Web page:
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Dendrochronology or tree-ring dating is the scientific method of dating based on the analysis of patterns of tree-rings. Dendrochronology can date the time at which tree rings were formed, in many types of wood, to the exact calendar year. This has three main areas of application: paleoecology, where it is used to determine certain aspects of past ecologies (most prominently climate); archaeology, where it is used to date old buildings, etc.; and radiocarbon dating, where it is used to calibrate radiocarbon ages (see below).

In some areas of the world, it is possible to date wood back a few thousand years, or even many thousands. In most areas, however, wood can only be dated back several hundred years, if at all.



Dendrochronology (word derived from Greek δένδρον, dendron, "tree limb"; χρόνος, khronos, "time"; and -λογία, -logia) was developed during the first half of the 20th century originally by the astronomer A. E. Douglass, the founder of the Laboratory of Tree-Ring Research at the University of Arizona. Douglass sought to better understand cycles of sunspot activity and reasoned that changes in solar activity would affect climate patterns on earth which would subsequently be recorded by tree-ring growth patterns (i.e., sunspots → climate → tree rings).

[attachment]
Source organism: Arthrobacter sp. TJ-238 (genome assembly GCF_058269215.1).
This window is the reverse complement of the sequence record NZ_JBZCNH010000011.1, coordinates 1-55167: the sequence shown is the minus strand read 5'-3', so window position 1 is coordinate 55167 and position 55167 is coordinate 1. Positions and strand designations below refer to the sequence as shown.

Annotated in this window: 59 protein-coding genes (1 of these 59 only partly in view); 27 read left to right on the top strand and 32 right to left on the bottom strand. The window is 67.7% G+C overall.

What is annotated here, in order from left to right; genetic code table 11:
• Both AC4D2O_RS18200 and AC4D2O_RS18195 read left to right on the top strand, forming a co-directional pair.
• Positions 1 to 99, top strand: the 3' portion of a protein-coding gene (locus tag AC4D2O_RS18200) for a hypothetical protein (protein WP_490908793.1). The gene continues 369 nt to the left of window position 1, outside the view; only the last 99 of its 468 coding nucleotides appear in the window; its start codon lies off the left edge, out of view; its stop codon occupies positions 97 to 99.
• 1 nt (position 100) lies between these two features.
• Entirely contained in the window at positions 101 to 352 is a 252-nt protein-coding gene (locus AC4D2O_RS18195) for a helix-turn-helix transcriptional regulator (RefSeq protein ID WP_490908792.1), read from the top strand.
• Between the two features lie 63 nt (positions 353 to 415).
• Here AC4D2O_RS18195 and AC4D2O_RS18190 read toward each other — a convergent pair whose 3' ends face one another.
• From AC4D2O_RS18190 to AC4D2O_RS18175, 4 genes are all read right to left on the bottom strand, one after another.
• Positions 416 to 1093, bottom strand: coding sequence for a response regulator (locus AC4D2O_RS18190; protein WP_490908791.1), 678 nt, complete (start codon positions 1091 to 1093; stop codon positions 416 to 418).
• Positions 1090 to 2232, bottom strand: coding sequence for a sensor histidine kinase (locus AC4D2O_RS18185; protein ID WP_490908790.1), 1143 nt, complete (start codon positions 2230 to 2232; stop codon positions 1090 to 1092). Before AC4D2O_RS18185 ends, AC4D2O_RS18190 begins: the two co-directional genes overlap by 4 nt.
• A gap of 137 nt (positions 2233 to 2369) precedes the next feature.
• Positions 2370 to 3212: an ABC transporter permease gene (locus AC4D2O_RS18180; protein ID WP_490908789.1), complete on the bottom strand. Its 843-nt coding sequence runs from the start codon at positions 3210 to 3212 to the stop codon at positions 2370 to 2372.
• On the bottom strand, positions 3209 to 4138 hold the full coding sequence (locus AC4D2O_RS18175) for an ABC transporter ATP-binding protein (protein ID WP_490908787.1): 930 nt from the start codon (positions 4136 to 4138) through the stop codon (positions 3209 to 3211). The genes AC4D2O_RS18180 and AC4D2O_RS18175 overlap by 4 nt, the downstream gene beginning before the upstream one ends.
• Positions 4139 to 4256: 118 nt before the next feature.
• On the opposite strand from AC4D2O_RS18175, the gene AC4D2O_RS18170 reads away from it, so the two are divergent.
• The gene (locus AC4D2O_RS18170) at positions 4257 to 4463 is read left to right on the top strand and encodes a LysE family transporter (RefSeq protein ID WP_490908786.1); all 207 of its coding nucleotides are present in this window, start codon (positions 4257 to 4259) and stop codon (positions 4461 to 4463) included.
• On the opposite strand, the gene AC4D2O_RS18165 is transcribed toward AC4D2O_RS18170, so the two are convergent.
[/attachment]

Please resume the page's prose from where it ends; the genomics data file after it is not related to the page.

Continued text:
Growth rings

Growth rings, also referred to as tree rings or annual rings, can be seen in a horizontal cross section cut through the trunk of a tree. Growth rings are the result of new growth in the vascular cambium, a lateral meristem, and are synonymous with secondary growth. Visible rings result from the change in growth speed through the seasons of the year, thus one ring usually marks the passage of one year in the life of the tree. The rings are more visible in temperate zones, where the seasons differ more markedly.

The inner portion of a growth ring is formed early in the growing season, when growth is comparatively rapid (hence the wood is less dense) and is known as "early wood" or "spring wood" or "late-spring wood". The outer portion is the "late wood" (and has sometimes been termed "summer wood", often being produced in the summer, though sometimes in the autumn) and is denser. "Early wood" is used in preference to "spring wood", as the latter term may not correspond to that time of year in climates where early wood is formed in the early summer (e.g. Canada) or in autumn, as in some Mediterranean species.

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